The Brunching Shuttlecocks Ratings

Marvel Supervillains (Part I)

Dr. Doom

Doctor Doom is perhaps the greatest evil overlord of all comicdom. First off, he has a mask, armor, and a cape, and he had it before Vader made it de rigeur. Secondly, he has his own country--Latveria--that seems to be eternally stuck in the late middle ages thanks to Doom's evil, oppressive, and largely unspecified fiscal policies. Thirdly, he refers to himself as "Doom." Most people can't get away with referring to themselves in the third person, but most people aren't named "Doom." Finally, he has an actual doctorate. That shows he's well-rounded. A+


Stan Lee thinks big. He came up with Galactus, a massive purple guy who eats entire planets. That's menacing! To get any more epic in scope, you'd have to have Andromedax, The Galaxy Who Shoots Other Galaxies With A Big, Galaxy-Sized Bazooka. Even better, Galactus isn't some sort of hand-chafing nefarious schemer. He's just very large, very hungry, and loves the great taste of ecospheres. A+

The Green Goblin

The thing about Spider-Man is that his enemies can't just be sociopaths who like pretty things. Some are, sure, but an astonishing number of them are his best friend from high school, or his girlfriend's father, or the cat he raised from a kitten. Something angsty. So there's the Green Goblin, who's not really that inspiring as a villain. I mean, pumpkin bombs? But in his various incarnations the Green Goblin has been practically everyone on Peter Parker's speed dial. That's a little more interesting. I guess. C-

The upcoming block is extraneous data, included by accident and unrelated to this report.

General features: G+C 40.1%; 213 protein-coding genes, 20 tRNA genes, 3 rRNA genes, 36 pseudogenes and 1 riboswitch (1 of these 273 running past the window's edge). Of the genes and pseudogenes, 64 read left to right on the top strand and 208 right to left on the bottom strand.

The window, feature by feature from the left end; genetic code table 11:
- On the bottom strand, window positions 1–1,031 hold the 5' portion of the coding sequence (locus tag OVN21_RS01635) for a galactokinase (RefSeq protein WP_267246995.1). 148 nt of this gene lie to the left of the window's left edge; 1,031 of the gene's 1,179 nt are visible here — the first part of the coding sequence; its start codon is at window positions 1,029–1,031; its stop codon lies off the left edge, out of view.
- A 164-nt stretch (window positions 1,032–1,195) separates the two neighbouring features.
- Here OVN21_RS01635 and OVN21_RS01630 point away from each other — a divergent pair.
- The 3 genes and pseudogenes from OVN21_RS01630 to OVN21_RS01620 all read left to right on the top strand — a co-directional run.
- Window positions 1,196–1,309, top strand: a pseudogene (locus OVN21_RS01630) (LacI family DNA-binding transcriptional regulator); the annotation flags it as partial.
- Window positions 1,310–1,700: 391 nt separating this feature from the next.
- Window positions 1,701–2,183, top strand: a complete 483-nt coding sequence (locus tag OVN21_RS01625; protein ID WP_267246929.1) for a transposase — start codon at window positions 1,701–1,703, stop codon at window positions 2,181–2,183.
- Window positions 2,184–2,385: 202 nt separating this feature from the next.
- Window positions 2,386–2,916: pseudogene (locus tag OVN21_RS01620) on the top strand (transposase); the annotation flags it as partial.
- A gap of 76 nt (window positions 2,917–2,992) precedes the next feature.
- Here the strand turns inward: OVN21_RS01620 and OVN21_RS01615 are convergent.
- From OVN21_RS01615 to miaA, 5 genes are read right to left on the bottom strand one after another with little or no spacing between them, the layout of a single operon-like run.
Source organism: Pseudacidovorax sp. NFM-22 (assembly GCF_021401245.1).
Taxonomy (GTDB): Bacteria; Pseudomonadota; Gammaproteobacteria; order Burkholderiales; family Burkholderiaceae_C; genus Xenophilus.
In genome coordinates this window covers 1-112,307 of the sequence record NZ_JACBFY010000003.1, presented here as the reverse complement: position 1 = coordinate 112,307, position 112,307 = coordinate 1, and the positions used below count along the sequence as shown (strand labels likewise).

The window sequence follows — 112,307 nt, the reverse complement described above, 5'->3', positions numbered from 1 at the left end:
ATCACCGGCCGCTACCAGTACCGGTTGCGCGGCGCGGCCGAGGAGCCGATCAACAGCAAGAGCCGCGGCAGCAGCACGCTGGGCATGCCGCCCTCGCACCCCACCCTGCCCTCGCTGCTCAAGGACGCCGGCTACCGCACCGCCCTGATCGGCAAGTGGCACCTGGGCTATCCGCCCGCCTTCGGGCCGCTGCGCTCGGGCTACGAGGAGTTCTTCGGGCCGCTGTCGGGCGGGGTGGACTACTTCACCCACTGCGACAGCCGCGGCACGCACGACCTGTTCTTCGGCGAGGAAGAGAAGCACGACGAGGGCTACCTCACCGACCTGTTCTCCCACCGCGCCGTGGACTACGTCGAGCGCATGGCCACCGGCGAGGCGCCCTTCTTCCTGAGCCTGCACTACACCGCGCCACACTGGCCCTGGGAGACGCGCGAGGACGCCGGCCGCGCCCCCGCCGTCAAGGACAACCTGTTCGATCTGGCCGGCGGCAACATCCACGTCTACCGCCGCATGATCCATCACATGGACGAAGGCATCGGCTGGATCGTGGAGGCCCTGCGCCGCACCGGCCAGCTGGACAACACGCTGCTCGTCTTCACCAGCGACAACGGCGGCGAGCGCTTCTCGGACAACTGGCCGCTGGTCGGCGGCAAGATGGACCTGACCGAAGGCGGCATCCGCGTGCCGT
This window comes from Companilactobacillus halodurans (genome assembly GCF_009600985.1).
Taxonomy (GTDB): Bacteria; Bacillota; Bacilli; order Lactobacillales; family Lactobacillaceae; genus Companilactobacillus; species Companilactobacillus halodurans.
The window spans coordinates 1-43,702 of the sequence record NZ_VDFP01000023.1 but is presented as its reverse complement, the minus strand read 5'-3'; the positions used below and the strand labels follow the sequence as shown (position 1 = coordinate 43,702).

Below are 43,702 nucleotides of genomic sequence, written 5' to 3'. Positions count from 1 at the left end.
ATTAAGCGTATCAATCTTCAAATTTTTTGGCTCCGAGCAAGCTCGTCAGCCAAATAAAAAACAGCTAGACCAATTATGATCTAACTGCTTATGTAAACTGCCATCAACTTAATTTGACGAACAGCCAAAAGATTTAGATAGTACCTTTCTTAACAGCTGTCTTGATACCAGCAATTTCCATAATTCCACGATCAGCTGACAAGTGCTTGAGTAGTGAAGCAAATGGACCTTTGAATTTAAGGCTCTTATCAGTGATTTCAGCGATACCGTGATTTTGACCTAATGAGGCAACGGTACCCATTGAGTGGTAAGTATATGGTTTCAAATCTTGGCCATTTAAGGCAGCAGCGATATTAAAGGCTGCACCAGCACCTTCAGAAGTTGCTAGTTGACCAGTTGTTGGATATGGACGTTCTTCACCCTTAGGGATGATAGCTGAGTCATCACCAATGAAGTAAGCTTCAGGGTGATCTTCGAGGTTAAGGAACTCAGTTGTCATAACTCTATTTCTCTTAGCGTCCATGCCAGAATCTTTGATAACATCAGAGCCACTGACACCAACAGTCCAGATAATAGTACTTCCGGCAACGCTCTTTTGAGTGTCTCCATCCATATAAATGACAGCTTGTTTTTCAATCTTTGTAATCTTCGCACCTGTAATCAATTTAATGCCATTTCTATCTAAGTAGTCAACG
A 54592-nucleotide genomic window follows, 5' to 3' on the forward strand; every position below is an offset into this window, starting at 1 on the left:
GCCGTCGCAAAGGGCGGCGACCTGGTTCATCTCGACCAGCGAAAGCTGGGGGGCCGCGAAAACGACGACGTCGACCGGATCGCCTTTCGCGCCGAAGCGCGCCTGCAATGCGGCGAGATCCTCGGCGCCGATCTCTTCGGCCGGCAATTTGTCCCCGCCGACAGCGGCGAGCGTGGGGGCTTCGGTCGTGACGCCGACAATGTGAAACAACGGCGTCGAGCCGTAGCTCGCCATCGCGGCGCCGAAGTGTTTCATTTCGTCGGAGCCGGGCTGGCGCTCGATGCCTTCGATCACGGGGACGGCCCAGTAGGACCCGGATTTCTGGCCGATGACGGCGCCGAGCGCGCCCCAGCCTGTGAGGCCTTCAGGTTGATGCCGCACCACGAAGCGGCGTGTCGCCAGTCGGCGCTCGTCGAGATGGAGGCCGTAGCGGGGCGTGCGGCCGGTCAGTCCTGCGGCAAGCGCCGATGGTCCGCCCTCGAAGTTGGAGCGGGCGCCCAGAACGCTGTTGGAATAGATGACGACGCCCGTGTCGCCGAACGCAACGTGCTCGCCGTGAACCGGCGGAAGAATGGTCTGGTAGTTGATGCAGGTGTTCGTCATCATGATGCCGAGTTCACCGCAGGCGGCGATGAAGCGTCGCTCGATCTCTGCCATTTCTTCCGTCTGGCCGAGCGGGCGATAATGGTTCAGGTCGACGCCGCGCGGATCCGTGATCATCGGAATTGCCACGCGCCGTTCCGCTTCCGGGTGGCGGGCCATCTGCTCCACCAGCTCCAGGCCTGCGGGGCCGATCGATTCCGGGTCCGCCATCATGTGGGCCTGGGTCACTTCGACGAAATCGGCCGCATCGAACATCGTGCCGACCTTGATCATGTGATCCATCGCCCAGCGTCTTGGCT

The Red Skull

The Red Skull is a deformed Nazi. Gosh, the Nazis made good villains. They're just nasty unpleasant people with guns, and there's no uncomfortable racist overtones to hating them. Nobody seriously talks about wiping all aryans from the planet. Who would do all the parasailing? However, the Nazis don't really have much influence these days outside of inspiring panicky newspaper articles about how some fifteen-year-old prick in Nebraska has a "Whites R Grate!" Web page, so the Red Skull doesn't get as much play as he used to. Maybe he could take up telemarketing. C

The Leader

He's a green guy with a big brain. He's the Hulk's arch-enemy. Kind of obvious, really. Hero: Big green dumb strong guy. Villain: Small green smart weak guy. It's not really dripping with creativity, and the moral ends up being "clever planning and logic can never win against the sheer physical brutality of a guy who barely even knows where he is." This is not a moral that your average comic book reader wants to hear. D+


He's a supervillain AND an allegory! I've never really understood the whole anti-mutant sentiment in the Marvel Universe. People are cool with people shooting power blasts as long as it came from a radiation accident or a vitamin supplement, but not if it's genetic? I guess that's the moral point: prejudice knows no logic, but it's really handy for moving plot lines along. Anyhow, Magneto always struck me as uncomfortably Doomlike, with his helmet and plans for world conquest. He may even have his own country now. I'm not sure, I stopped reading X-Men about the same time they started putting Wolverine on the cover of comics in which he didn't actually, technically, appear. C+

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